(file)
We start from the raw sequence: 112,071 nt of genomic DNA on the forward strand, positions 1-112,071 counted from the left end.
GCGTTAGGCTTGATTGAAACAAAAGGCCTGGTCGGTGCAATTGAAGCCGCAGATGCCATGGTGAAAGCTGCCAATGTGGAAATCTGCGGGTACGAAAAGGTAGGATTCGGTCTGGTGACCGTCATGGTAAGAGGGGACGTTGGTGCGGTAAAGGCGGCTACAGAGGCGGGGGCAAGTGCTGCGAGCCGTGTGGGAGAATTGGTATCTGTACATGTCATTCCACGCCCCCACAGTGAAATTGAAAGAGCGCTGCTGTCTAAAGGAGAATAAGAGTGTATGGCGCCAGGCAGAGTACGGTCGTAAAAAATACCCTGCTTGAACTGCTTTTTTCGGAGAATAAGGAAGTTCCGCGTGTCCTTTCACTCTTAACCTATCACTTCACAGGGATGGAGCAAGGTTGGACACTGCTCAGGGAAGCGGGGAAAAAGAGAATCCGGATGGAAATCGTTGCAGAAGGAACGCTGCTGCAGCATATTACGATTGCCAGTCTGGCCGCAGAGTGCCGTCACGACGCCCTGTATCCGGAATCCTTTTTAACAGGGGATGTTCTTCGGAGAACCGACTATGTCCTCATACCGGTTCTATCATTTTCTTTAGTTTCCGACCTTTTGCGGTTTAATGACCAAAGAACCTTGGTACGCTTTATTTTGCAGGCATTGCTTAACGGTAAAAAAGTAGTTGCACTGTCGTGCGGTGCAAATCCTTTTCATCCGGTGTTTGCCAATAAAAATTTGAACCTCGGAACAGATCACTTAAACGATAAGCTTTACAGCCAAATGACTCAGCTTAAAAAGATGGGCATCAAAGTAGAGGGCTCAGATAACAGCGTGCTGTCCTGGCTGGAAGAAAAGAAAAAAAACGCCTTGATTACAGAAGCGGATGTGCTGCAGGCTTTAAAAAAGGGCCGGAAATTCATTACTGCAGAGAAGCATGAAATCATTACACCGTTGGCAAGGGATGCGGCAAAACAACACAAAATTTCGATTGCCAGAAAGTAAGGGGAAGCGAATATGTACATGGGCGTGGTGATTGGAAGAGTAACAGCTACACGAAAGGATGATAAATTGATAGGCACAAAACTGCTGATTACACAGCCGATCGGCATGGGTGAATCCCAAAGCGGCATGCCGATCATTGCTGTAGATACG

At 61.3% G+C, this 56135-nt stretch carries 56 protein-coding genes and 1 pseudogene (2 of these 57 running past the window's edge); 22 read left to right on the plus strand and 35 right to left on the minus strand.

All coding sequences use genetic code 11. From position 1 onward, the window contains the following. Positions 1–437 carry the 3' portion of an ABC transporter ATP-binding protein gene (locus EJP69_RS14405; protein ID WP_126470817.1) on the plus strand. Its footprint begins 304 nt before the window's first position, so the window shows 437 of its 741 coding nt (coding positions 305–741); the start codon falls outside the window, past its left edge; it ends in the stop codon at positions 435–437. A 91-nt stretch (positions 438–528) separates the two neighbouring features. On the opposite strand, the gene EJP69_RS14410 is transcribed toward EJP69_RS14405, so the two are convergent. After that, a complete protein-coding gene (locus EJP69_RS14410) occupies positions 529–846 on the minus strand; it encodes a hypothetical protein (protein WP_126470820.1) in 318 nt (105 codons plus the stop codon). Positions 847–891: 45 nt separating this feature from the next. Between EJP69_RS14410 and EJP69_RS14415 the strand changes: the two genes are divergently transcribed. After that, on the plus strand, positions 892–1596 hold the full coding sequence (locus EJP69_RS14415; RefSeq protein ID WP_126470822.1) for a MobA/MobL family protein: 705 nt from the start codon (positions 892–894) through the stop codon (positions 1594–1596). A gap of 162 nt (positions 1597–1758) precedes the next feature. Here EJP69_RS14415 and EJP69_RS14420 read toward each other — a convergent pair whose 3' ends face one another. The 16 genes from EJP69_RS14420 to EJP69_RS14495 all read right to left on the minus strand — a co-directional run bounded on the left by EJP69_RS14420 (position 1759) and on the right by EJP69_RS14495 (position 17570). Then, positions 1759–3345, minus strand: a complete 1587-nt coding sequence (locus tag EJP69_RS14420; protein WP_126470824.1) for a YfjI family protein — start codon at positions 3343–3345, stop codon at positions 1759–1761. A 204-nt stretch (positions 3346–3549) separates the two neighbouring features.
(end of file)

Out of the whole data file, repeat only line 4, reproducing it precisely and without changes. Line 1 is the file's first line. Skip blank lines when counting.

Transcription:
All coding sequences use genetic code 11. From position 1 onward, the window contains the following. Positions 1–437 carry the 3' portion of an ABC transporter ATP-binding protein gene (locus EJP69_RS14405; protein ID WP_126470817.1) on the plus strand. Its footprint begins 304 nt before the window's first position, so the window shows 437 of its 741 coding nt (coding positions 305–741); the start codon falls outside the window, past its left edge; it ends in the stop codon at positions 435–437. A 91-nt stretch (positions 438–528) separates the two neighbouring features. On the opposite strand, the gene EJP69_RS14410 is transcribed toward EJP69_RS14405, so the two are convergent. After that, a complete protein-coding gene (locus EJP69_RS14410) occupies positions 529–846 on the minus strand; it encodes a hypothetical protein (protein WP_126470820.1) in 318 nt (105 codons plus the stop codon). Positions 847–891: 45 nt separating this feature from the next. Between EJP69_RS14410 and EJP69_RS14415 the strand changes: the two genes are divergently transcribed. After that, on the plus strand, positions 892–1596 hold the full coding sequence (locus EJP69_RS14415; RefSeq protein ID WP_126470822.1) for a MobA/MobL family protein: 705 nt from the start codon (positions 892–894) through the stop codon (positions 1594–1596). A gap of 162 nt (positions 1597–1758) precedes the next feature. Here EJP69_RS14415 and EJP69_RS14420 read toward each other — a convergent pair whose 3' ends face one another. The 16 genes from EJP69_RS14420 to EJP69_RS14495 all read right to left on the minus strand — a co-directional run bounded on the left by EJP69_RS14420 (position 1759) and on the right by EJP69_RS14495 (position 17570). Then, positions 1759–3345, minus strand: a complete 1587-nt coding sequence (locus tag EJP69_RS14420; protein WP_126470824.1) for a YfjI family protein — start codon at positions 3343–3345, stop codon at positions 1759–1761. A 204-nt stretch (positions 3346–3549) separates the two neighbouring features.